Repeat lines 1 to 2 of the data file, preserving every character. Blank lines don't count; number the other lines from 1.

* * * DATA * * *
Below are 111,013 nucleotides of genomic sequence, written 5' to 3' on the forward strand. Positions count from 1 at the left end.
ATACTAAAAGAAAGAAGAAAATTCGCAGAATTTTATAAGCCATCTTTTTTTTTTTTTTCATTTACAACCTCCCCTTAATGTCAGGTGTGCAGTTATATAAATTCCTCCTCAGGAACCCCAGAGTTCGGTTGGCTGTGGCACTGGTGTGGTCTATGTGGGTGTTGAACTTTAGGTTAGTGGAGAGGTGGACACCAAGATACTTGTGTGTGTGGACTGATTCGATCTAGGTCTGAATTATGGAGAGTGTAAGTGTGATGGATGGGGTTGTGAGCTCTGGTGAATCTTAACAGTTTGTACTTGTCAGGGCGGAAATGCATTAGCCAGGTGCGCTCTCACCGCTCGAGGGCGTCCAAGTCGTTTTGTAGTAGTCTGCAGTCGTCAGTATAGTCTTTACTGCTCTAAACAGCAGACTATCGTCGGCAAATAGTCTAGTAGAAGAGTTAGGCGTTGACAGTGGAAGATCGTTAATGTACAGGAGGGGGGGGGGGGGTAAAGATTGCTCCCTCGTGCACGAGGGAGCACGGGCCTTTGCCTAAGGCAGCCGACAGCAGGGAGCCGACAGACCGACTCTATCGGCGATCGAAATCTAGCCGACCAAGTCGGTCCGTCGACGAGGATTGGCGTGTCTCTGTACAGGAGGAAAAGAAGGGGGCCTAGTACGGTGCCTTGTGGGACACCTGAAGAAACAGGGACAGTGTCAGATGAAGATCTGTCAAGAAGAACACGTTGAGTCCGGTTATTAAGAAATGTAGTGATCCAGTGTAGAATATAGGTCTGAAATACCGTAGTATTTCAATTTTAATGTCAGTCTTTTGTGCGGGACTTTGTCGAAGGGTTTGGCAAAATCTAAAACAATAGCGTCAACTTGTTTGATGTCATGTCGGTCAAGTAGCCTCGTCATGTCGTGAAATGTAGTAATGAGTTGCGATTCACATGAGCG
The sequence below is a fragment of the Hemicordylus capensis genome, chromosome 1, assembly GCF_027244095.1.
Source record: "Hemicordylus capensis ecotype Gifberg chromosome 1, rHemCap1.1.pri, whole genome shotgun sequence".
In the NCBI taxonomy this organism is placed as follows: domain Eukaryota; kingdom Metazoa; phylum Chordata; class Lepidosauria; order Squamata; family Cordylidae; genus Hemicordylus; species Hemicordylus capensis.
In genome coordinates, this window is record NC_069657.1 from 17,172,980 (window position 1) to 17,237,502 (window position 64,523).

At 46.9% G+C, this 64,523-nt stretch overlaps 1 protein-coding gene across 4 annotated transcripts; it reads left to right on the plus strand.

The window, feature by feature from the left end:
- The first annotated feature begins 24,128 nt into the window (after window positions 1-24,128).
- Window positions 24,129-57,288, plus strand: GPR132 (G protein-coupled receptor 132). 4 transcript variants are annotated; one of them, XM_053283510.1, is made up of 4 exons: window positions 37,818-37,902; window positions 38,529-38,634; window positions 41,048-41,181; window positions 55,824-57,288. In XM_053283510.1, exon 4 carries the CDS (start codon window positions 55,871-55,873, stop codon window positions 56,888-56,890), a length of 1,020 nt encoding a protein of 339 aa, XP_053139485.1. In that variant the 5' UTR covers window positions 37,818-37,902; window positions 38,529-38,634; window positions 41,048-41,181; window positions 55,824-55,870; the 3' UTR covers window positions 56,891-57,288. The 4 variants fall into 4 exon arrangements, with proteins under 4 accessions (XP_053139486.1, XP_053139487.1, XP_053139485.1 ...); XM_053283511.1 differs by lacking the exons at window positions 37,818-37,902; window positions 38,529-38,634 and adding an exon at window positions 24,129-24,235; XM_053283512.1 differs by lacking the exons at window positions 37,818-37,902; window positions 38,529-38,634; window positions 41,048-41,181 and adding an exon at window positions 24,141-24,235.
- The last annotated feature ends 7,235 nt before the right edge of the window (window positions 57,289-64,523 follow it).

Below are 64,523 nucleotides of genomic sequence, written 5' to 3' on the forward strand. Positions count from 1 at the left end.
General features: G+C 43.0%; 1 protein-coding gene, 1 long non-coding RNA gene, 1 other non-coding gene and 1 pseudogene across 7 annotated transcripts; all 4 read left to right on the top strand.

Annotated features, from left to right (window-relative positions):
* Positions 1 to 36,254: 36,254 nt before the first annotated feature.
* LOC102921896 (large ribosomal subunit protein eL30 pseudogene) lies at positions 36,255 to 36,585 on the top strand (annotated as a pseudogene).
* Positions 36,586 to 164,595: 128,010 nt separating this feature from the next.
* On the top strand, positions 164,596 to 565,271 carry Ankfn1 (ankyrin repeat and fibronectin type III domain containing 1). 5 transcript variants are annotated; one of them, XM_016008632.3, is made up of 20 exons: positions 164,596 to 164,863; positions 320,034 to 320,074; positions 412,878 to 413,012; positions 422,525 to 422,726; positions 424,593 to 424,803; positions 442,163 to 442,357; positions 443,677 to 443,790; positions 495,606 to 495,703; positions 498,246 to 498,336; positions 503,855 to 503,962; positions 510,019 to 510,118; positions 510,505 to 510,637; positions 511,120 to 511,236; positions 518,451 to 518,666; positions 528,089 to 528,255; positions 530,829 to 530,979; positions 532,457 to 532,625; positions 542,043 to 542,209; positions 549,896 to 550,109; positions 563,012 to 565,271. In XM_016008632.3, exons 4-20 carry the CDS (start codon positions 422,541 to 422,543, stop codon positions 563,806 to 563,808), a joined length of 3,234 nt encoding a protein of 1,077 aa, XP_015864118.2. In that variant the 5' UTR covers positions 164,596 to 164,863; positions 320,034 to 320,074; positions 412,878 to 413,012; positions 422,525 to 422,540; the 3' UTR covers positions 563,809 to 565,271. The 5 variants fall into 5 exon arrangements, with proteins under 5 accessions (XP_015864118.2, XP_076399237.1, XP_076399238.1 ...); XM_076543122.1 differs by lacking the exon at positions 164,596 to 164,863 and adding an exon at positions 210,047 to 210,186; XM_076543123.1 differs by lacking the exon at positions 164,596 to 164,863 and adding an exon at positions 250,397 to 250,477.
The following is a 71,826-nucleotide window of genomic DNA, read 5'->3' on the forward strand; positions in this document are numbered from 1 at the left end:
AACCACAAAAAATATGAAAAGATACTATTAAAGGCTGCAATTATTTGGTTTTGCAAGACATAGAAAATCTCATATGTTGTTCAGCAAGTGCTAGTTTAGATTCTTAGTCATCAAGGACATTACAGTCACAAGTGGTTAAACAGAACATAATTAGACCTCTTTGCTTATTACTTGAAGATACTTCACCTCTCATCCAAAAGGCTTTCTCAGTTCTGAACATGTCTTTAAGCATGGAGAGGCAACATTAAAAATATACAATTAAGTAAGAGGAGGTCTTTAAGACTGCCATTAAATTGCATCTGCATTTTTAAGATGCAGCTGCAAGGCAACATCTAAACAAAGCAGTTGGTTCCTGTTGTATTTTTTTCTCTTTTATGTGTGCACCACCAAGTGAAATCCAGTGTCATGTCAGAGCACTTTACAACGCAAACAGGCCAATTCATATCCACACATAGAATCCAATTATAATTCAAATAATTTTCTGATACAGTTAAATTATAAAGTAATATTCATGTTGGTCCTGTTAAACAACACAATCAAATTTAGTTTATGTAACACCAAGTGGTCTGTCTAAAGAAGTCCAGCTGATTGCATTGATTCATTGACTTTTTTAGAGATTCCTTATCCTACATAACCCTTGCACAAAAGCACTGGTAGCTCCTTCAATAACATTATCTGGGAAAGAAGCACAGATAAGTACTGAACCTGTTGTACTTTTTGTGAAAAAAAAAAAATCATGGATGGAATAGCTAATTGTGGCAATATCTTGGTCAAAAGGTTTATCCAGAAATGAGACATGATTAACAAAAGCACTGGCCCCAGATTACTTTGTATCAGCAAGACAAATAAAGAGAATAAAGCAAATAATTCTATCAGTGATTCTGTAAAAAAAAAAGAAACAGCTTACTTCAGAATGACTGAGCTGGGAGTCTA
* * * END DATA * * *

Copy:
Below are 111,013 nucleotides of genomic sequence, written 5' to 3' on the forward strand. Positions count from 1 at the left end.
ATACTAAAAGAAAGAAGAAAATTCGCAGAATTTTATAAGCCATCTTTTTTTTTTTTTTCATTTACAACCTCCCCTTAATGTCAGGTGTGCAGTTATATAAATTCCTCCTCAGGAACCCCAGAGTTCGGTTGGCTGTGGCACTGGTGTGGTCTATGTGGGTGTTGAACTTTAGGTTAGTGGAGAGGTGGACACCAAGATACTTGTGTGTGTGGACTGATTCGATCTAGGTCTGAATTATGGAGAGTGTAAGTGTGATGGATGGGGTTGTGAGCTCTGGTGAATCTTAACAGTTTGTACTTGTCAGGGCGGAAATGCATTAGCCAGGTGCGCTCTCACCGCTCGAGGGCGTCCAAGTCGTTTTGTAGTAGTCTGCAGTCGTCAGTATAGTCTTTACTGCTCTAAACAGCAGACTATCGTCGGCAAATAGTCTAGTAGAAGAGTTAGGCGTTGACAGTGGAAGATCGTTAATGTACAGGAGGGGGGGGGGGGGTAAAGATTGCTCCCTCGTGCACGAGGGAGCACGGGCCTTTGCCTAAGGCAGCCGACAGCAGGGAGCCGACAGACCGACTCTATCGGCGATCGAAATCTAGCCGACCAAGTCGGTCCGTCGACGAGGATTGGCGTGTCTCTGTACAGGAGGAAAAGAAGGGGGCCTAGTACGGTGCCTTGTGGGACACCTGAAGAAACAGGGACAGTGTCAGATGAAGATCTGTCAAGAAGAACACGTTGAGTCCGGTTATTAAGAAATGTAGTGATCCAGTGTAGAATATAGGTCTGAAATACCGTAGTATTTCAATTTTAATGTCAGTCTTTTGTGCGGGACTTTGTCGAAGGGTTTGGCAAAATCTAAAACAATAGCGTCAACTTGTTTGATGTCATGTCGGTCAAGTAGCCTCGTCATGTCGTGAAATGTAGTAATGAGTTGCGATTCACATGAGCG